Each month, many thousands of workers across the U.S. lose their jobs, while others find themselves newly employed. The net number of jobs created or lost in all this activity is an important indicator of the nation’s economic health. But the raw number of jobs created or lost from one month to the next doesn’t say much about the economy. Rather, many of these month-to-month changes are the result of predictable seasonal fluctuations. For example, the fact that the last ten Januarys witnessed the economy shedding over 2.5 million jobs is simply retailers slowing down after the holidays and says nothing about broader economic performance.
This year’s monthly job gains and losses can indicate how the economy is doing once they are corrected to account for the pattern we already expect in a process called seasonal adjustment. The approach for this seasonal adjustment that is presently used by the Bureau of Labor Statistics (BLS) puts very heavy weight on the current and last two years of data in assessing what are the typical patterns for each month.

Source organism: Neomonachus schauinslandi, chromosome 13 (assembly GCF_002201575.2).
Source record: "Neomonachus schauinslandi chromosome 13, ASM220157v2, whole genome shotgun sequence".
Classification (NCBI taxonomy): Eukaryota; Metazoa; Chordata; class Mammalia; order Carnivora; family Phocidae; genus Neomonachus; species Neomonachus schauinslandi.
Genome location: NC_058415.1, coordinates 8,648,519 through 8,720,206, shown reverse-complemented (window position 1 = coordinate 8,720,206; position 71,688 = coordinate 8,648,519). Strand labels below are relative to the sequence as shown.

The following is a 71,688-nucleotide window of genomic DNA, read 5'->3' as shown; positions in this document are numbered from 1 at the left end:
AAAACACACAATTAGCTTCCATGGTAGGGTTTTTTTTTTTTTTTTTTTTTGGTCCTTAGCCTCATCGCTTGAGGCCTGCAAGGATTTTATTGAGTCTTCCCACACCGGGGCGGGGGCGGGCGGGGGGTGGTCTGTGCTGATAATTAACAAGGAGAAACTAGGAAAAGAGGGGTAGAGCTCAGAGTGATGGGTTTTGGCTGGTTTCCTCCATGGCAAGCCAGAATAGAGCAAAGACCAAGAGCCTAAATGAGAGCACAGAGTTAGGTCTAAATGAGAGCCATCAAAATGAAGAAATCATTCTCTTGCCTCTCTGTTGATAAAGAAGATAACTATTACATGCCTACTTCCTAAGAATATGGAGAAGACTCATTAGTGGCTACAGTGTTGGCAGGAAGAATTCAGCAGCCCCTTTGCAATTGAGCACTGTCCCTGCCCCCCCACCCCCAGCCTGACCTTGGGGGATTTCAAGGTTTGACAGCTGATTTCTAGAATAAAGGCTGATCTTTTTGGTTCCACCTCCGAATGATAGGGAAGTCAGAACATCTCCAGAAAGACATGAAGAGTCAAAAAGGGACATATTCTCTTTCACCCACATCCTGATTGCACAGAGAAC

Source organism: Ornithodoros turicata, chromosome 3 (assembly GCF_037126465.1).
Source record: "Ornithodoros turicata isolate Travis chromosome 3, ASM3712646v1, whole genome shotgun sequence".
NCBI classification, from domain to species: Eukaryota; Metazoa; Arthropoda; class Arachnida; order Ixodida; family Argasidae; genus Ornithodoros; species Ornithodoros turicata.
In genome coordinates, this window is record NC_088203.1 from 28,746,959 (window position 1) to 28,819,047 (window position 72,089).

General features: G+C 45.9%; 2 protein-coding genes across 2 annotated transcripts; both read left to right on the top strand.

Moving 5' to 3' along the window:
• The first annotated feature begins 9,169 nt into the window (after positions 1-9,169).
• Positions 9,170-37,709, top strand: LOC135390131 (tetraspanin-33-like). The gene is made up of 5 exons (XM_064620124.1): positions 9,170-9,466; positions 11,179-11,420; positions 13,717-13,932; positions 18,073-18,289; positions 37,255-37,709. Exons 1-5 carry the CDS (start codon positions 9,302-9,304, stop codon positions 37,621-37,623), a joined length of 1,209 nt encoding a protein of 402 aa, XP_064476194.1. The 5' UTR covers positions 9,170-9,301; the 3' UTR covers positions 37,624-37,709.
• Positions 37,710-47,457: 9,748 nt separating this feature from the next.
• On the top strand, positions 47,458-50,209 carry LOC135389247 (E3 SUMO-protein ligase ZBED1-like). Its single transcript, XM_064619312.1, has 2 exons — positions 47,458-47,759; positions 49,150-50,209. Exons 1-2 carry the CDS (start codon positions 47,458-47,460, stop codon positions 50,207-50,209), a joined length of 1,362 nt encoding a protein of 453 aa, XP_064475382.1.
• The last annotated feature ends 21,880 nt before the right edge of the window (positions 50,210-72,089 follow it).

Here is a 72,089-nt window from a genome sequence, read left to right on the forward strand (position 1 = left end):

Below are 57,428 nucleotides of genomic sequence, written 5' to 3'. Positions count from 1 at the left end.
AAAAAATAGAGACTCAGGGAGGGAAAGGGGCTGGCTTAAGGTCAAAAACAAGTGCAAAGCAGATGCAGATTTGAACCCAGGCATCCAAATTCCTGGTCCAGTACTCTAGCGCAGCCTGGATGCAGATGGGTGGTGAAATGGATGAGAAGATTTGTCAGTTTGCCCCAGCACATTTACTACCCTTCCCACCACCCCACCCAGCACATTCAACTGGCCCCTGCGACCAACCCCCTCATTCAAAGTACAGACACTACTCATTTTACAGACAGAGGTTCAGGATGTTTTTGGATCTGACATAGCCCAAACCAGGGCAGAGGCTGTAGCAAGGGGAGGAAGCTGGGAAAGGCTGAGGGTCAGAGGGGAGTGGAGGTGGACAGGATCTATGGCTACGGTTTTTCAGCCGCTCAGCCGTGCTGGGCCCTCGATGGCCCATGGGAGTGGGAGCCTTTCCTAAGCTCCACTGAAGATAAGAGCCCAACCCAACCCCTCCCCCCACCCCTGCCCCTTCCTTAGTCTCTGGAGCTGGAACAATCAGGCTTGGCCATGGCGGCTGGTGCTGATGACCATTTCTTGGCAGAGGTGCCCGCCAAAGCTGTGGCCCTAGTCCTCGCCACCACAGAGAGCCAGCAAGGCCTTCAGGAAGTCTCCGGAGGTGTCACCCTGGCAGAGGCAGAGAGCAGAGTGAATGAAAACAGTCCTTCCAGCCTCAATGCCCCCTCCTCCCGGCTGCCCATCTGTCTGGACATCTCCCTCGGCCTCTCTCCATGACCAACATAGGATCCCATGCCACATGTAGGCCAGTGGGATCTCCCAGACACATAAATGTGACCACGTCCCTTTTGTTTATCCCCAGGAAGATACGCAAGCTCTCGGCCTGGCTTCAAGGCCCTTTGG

I calculate the month-over-month change in total nonfarm payrolls, seasonally adjusted by the 3×9 filter, for the most recent month. The corresponding data as published by the BLS are shown for comparison purposes. According to the alternative seasonal adjustments, the economy gained 240,000 jobs last month, while the official total was 211,000. Data updates released today for prior months reveal some differences between my figure and the official job gains numbers from prior months as well. While the official BLS numbers for October were updated to 298,000 new jobs, my alternative adjustment indicates that 306,000 new jobs were added. The discrepancies between the two series are explained in my paper.